[TW: suicidal thoughts]
As Christmas approached I was cautiously optimistic. I’d been doing so much better since starting lamotrigine, feeling like myself for the first time in who knows when. I saw no reason why that shouldn’t continue. Of course I was a bit concerned that the “festive season” might somewhat destabilise me as it has sometimes done in the past, but that was OK. I had strategies in place, strategies so sensible and helpful that I saw fit to share in them in an article for the BBC.
That article was read by thousands. Countless readers contacting me by tweet, blog comment or the “contact Charlotte” tab, people who wanted me to know that they also struggled at Christmas, who wanted to tell me that what I had written had made them feel less alone, that it had validated the choices they had made about how they would look after their own mental health over the “festive season”.
This left me feeling like a fraud and a hypocrite when Christmas proved harder than I could have imagined. Every day over the past week I have felt myself grow more and more unwell and every day I have had to try harder and harder to hide it. I did not want my children to know how awful I was feeling, so I put on a mask. I began to hate myself for becoming unwell again as Tom is dealing with the fact that his mother is in hospital some distance away, and worrying about the lack of clear information as to whether she in fact has a brain tumour. I have not wanted to be another worry for him. I hate the thought a burden.
But try as I might to hold it back, my mood has dipping and my anxiety rising. This was not helped by receiving a very much unwanted Christmas card from a relative with whom I have made it clear I want absolutely no contact. I spent about a third of Christmas Day crying and trying to disguise it (I cut an awful lot of onions that day). Boxing Day things eased a little, but by the 27th of December I was in such a state of desperation that I was distracting wildly. I feared that if I let myself experience the full level of my despair I would start screaming, just screaming out loud, and not be able to stop. Much as I adore my children the strain of trying not to seem increasingly, screamingly mental was immense. While I cooked or played a board game or watched a Christmas film all the time I was thinking, “How can I do this? How can I possibly do this? This is Hell, how can I carry on living in hell?” When the children left yesterday I told myself that I only had to wear the mask for one more day. One more little day, just so I could accompany Tom and his daughters on the six-hour round trip to see my poor dear mother-in-law.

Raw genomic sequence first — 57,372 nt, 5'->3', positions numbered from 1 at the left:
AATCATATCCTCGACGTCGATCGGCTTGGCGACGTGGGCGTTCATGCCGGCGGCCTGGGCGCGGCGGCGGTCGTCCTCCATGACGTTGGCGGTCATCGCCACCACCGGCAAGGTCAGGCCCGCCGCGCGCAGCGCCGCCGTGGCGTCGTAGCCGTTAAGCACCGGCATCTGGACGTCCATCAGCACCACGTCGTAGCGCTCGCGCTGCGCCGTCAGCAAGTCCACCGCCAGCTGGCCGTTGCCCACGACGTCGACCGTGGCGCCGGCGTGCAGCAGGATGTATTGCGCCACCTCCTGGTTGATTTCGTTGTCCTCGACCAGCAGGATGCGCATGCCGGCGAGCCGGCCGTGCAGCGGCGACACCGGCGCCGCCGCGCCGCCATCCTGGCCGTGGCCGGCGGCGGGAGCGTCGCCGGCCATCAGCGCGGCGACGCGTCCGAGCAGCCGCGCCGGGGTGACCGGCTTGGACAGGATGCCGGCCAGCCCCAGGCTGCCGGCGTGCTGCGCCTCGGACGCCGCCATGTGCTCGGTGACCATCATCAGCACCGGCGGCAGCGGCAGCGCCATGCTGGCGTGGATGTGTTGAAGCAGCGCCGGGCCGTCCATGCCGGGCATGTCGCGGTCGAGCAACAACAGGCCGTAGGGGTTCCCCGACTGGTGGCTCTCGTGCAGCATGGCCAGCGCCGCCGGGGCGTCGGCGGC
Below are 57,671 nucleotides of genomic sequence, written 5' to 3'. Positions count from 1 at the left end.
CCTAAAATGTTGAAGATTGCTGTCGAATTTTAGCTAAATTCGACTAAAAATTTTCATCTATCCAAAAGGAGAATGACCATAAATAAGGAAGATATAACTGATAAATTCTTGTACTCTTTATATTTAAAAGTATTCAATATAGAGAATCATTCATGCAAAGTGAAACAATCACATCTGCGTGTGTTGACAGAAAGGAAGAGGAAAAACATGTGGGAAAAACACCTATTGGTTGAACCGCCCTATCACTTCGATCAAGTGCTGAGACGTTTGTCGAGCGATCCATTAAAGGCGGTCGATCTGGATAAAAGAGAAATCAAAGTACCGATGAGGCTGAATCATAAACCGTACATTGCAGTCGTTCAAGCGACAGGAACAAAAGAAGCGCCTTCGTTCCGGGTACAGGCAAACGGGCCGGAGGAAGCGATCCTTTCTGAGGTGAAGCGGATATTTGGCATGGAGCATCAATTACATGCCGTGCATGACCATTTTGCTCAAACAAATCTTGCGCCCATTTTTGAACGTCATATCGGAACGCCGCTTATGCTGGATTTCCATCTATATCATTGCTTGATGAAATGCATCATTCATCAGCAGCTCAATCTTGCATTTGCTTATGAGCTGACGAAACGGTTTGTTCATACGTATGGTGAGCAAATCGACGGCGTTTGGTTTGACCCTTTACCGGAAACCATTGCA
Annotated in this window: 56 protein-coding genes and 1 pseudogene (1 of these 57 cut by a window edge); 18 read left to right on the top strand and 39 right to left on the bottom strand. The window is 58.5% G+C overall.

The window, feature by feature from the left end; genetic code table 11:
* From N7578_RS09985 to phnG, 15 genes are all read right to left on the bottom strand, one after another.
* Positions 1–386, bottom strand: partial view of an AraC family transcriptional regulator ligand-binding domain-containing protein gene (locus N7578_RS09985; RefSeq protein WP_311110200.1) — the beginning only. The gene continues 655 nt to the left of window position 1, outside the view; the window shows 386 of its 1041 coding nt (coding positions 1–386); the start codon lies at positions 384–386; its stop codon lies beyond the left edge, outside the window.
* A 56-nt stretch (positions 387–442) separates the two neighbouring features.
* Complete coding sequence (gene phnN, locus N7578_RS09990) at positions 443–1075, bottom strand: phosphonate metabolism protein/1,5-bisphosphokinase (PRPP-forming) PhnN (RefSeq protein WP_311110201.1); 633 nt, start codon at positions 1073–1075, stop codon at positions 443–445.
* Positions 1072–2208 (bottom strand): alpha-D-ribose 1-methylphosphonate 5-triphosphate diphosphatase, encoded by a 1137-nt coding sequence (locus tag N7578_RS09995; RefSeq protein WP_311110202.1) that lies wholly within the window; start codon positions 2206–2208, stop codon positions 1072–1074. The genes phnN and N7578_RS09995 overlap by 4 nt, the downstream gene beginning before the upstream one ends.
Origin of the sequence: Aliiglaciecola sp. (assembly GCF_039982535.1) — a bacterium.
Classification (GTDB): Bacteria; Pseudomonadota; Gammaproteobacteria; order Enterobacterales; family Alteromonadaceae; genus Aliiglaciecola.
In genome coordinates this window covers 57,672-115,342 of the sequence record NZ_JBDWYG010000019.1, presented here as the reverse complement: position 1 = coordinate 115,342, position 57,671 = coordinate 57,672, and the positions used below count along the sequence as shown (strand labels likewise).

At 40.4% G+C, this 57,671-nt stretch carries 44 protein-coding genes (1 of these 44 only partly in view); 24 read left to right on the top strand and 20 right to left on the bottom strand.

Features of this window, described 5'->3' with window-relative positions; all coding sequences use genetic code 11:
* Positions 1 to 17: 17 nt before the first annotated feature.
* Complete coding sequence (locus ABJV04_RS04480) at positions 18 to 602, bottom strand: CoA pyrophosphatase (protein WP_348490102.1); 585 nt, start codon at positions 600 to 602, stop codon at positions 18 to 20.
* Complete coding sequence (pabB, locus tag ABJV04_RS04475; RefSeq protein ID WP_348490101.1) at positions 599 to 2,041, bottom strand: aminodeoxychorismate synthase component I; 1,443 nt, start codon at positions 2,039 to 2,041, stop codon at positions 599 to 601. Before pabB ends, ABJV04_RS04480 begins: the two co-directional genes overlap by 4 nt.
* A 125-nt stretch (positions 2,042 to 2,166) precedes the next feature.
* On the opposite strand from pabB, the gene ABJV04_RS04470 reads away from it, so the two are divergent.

I got up on time this morning. I ate breakfast. I washed and dressed. I did my hair and indulged in a quick spritz of perfume. And then I realised I could not cope for even one more day. I could not put that mask on again, and if I did it would be liable to crack long before we reached the hospital. And I still have some semblance of pride. I could not stand to become that screaming, howling thing I feared, could not bear to feel less than human in front of my stepdaughters. Tom was anxious about my decision to stay at home, maybe even angry. He did not feel it was safe to leave me alone; I did not feel it was safe to leave (it would hardly have been possible for me to return on my own if I couldn’t cope).
This afternoon I rang Home Treatment Team and bawled down the phone for 20 minutes. I had so much to cry about. How very disappointed I was to be so unwell again when I had felt that I was on an upward trajectory. How disappointed I was at my inability to enjoy most of Christmas. My shame at my inability to just be well, to be normal and supportive, to be the kind of steadfast partner Tom needs and deserves with his mum so unwell. The fear I feel noticing that every day thoughts of suicide creep a little closer. The plan I had before was so detailed, so careful that I find myself easily resurrecting it. I am aware of wondering how I can get hold of medication without anyone noticing, how I can stockpile cash. As I sobbed to the HTT nurse – who was, I have to say, amazingly kind – I don’t want this. I don’t want to be back in that horrendous, lonely place where I am all by myself, cut off from the rest of humanity, out in the cold. The though terrifies me.
I know that it is early days as far as the treatment plan goes. I am only taking a quarter of what the doctors consider a therapeutic dose of lamotrigine and I do understand why the titration has to be slow and careful. But I don’t know how to do the here the and now, let alone move into 2015. Staying at home today was the right choice today, but it’s brought huge guilt. And I don’t know how to stop the encroaching thoughts of it being better if I weren’t here; that I am a useless burden to Tom and the children; that I just cannot live with my bipolar into 2015 and beyond.